White Bird Season Concludes with Exciting Ballet Hispanico, Celebrating Latino Cultures


When:   Wednesday, April 30, 7:30pm
Where:  Arlene Schnitzer Concert Hall – 1037 SW Broadway, Portland
Tickets:  Starting at $26, available at whitebird.org and Portland’5 Box Office
1111 SW Broadway (formerly PCPA)  NO added fees.
1-800-380-3516 (added fees apply).

Sponsor:  Darci H. Swindells and The Oregonian
Info:  www.whitebird.org

“The Latin-American experience at last has a voice.” –The New York Times

White Bird is excited to conclude its 16th season with Ballet Hispanico, April 30, at the Arlene Schnitzer Concert Hall.  Celebrating 43 years of dance and culture, Ballet Hispanico is recognized as the nation’s premiere Latino dance organization. Based in New York City, Ballet Hispanico explores, preserves, and celebrates Latino cultures though contemporary dance. Last appearing with White Bird in 2003, Ballet Hispanico has become bold, innovative, and impassioned under the inspiring new artistic leadership of Eduardo Vilaro. He has injected thrilling energy into Ballet Hispanico by commissioning work from some of the most talked-about choreographers in Spain, Latin America, and the US.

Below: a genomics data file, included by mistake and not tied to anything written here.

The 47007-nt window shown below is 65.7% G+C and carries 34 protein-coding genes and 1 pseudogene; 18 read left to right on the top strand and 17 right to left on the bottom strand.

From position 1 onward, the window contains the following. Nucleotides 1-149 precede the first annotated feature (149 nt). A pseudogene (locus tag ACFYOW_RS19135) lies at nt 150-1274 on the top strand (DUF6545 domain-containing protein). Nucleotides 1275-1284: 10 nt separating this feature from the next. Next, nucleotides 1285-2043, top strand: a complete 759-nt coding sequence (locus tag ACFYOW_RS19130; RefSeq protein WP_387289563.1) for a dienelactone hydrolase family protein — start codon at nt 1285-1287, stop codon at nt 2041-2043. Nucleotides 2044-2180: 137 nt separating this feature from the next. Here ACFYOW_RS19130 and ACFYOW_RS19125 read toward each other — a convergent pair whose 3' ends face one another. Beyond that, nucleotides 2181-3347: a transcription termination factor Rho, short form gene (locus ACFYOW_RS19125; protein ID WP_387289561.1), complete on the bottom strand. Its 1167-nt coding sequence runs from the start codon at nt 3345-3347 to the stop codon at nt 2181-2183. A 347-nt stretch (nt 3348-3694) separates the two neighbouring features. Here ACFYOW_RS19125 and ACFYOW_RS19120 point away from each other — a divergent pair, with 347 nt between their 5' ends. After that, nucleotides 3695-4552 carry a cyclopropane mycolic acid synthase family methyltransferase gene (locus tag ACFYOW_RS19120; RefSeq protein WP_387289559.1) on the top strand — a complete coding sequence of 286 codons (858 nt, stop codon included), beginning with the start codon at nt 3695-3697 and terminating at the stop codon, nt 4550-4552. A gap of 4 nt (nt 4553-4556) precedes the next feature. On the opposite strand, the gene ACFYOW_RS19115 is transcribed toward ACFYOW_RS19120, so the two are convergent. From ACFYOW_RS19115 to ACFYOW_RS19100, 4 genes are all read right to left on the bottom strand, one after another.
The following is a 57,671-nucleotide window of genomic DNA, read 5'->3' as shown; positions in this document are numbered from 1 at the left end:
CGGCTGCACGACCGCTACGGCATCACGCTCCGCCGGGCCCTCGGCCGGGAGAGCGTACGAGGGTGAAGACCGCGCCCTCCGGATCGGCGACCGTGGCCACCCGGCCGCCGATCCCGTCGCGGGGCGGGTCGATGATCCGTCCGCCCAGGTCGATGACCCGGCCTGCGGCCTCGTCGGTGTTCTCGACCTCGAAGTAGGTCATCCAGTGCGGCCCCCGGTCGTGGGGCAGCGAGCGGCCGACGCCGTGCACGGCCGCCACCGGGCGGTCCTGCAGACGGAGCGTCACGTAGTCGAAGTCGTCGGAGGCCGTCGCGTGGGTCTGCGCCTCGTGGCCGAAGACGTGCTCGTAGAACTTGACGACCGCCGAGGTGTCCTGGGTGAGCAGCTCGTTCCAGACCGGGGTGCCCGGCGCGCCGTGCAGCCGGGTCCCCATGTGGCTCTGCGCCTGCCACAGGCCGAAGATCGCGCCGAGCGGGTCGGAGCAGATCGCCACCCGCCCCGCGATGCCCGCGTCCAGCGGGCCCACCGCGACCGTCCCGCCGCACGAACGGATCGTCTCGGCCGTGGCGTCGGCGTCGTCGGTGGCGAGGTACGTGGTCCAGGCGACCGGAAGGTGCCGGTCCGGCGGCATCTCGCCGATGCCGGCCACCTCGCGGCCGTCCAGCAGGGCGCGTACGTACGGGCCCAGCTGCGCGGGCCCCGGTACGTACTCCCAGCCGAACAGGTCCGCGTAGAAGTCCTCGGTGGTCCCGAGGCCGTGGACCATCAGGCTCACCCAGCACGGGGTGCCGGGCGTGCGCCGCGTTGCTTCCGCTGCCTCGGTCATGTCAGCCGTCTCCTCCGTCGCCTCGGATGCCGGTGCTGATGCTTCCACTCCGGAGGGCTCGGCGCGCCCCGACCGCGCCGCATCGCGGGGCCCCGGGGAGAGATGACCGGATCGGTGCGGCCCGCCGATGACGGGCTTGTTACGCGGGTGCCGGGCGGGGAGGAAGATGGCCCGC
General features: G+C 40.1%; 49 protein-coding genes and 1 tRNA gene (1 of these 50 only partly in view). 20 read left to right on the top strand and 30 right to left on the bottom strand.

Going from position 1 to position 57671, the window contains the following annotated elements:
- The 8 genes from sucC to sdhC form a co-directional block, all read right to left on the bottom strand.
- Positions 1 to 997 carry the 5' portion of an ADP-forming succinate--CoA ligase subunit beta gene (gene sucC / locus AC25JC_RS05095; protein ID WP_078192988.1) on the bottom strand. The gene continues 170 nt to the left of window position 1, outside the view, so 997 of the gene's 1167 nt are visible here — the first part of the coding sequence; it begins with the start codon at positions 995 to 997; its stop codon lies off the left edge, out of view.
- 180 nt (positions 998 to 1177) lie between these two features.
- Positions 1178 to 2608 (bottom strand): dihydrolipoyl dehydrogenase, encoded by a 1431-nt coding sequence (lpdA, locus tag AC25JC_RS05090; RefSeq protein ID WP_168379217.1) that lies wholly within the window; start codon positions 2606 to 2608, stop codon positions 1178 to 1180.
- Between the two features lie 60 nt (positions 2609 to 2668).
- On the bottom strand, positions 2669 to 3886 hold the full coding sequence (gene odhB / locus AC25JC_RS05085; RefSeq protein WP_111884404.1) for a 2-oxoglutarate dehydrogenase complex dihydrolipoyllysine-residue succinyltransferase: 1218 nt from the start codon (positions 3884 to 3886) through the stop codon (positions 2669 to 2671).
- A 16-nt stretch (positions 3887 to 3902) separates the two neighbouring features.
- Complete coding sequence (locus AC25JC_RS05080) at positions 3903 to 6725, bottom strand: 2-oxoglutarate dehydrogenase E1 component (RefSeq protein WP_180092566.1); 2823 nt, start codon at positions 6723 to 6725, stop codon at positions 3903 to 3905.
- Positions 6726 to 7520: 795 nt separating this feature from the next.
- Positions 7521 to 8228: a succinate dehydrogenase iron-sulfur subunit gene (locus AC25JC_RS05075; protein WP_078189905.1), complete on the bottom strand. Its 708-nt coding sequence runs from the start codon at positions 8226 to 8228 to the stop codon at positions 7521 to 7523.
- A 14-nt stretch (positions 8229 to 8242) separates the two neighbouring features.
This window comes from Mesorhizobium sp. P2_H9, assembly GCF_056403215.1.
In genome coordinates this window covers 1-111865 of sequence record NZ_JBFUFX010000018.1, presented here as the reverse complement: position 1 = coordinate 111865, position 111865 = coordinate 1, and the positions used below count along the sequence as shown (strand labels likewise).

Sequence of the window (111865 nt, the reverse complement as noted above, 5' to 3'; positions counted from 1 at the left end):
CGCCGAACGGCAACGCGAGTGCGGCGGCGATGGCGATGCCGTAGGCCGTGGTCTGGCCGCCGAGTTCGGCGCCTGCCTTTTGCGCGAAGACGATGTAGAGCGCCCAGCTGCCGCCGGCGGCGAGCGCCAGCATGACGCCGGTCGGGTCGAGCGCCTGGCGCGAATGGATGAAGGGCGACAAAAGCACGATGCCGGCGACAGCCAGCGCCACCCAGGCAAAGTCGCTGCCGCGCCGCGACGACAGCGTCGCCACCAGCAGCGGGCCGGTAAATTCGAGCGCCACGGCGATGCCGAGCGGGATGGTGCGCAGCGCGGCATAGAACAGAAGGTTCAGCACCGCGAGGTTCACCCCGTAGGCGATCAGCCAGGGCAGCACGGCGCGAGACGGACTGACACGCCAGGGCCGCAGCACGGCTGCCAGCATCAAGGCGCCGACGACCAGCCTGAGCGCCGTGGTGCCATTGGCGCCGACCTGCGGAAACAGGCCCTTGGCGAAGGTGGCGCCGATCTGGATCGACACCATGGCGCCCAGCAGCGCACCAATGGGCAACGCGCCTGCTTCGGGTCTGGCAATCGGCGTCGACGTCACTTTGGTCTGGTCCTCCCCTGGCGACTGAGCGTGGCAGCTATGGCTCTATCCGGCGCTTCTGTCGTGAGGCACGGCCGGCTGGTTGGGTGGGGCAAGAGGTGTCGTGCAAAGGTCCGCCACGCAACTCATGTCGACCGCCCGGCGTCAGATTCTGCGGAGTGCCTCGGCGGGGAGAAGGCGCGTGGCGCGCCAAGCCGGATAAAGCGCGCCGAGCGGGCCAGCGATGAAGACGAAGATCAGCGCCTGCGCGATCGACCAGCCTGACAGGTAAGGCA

Particularly noteworthy is that of the 14 gifted company dancers, Portland native Jessica Alejandra Wyatt will perform with the company for the first time in her hometown.  Jessica began her training at The School of Oregon Ballet Theatre.  She studied with her mother Elena Carter, former Dance Theatre of Harlem principal and a beloved dance instructor in Portland who passed away in 2006.  Jessica was an acclaimed member of Chicago’s Luna Negra Dance Theater from 2004-09 and joined Ballet Hispanico in 2009 at the time that Luna Negra’s founder Eduardo Vilaro was named the new Artistic Director of Ballet Hispanico.